Miley Cyrus neither invented twerking nor cultural appropriation in music. What follows is a crowd-sourced list of some “great” moments in musical cultural appropriation.
Said one contributor to this list, “[Madonna] owes her whole career to appropriation, POC props and GLBT props, too…The idea that people associate her with vogueing is pretty much the textbook definition of appropriation of marginalized cultures, gay and black.”
“Waiting on a Friend,” The Rolling Stones
You know what makes New York City look extra gritty? Black people. You know you’ve hit the big time when you can get reggae legend Peter Tosh to serve as a random black extra hanging on a stoop.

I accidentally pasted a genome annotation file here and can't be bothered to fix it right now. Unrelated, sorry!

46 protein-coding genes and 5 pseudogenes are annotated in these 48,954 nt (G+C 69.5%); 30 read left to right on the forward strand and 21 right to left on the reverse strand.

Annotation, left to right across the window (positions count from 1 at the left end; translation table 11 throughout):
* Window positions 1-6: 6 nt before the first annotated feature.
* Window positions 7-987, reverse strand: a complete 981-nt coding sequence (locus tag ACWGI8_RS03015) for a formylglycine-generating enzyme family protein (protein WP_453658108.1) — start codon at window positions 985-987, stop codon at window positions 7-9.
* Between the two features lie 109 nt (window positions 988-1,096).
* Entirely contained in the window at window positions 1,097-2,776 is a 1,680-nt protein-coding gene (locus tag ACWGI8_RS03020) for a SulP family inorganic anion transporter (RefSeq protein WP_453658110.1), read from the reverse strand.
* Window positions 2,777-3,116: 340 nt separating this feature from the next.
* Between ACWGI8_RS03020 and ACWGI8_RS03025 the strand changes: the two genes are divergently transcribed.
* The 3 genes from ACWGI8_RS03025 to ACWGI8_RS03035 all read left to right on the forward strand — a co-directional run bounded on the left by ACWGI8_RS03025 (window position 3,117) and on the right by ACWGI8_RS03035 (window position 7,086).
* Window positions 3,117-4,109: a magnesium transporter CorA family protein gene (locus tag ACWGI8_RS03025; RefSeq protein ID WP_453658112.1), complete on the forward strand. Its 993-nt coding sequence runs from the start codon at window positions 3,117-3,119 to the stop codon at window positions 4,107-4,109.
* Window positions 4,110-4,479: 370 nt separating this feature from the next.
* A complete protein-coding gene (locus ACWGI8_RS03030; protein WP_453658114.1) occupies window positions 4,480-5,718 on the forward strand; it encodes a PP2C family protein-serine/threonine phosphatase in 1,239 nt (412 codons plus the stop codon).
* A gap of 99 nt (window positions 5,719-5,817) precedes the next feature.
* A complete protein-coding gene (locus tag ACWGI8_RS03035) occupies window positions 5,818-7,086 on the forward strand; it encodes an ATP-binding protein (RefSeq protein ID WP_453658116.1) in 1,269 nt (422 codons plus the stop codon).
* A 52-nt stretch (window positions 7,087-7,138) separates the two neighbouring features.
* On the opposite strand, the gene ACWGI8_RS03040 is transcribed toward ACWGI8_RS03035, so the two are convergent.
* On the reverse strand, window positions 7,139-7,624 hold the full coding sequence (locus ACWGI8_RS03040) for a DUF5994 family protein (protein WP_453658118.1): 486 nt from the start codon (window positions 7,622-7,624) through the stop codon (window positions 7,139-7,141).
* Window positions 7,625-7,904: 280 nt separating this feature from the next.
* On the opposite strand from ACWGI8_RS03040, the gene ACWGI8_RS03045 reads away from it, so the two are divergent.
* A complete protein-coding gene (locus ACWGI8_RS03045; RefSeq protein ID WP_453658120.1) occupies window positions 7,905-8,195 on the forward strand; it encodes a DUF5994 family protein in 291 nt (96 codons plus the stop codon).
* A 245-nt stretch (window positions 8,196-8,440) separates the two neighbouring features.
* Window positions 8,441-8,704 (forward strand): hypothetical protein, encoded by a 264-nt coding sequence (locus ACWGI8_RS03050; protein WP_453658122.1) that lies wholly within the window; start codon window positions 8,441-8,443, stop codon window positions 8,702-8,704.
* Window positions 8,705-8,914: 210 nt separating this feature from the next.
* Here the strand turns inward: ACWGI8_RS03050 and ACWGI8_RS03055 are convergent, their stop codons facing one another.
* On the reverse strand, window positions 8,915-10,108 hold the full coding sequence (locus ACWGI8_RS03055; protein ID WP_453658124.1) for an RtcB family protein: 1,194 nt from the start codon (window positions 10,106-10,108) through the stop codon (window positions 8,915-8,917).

“Luxurious,” Gwen Stefani
Gwen Stefani is the patron saint of icky cultural appropriation since that time she tried to keep a posse of Japanese women as pets. Here she kicks it Cali-style with her best Latino friends.
This fuckery committed with her bandmates in No Doubt cannot go unmentioned.
“Save a Prayer,” Duran Duran
I was a “Nick girl” back in the mid-80s when every self-respecting teenage girl was a Duranie. It failed to occur to me then how often the band illustrating their jet set coolness by frolicking in front of exotic flora, fauna and, y’know, brown people.
“We Can’t Stop,” Miley Cyrus
Would that we could stop this hot mess. If you haven’t read Tressie McMillan Cottom’s piece on the black female bodies Cyrus chose to foreground her whiteness. Do it. Now.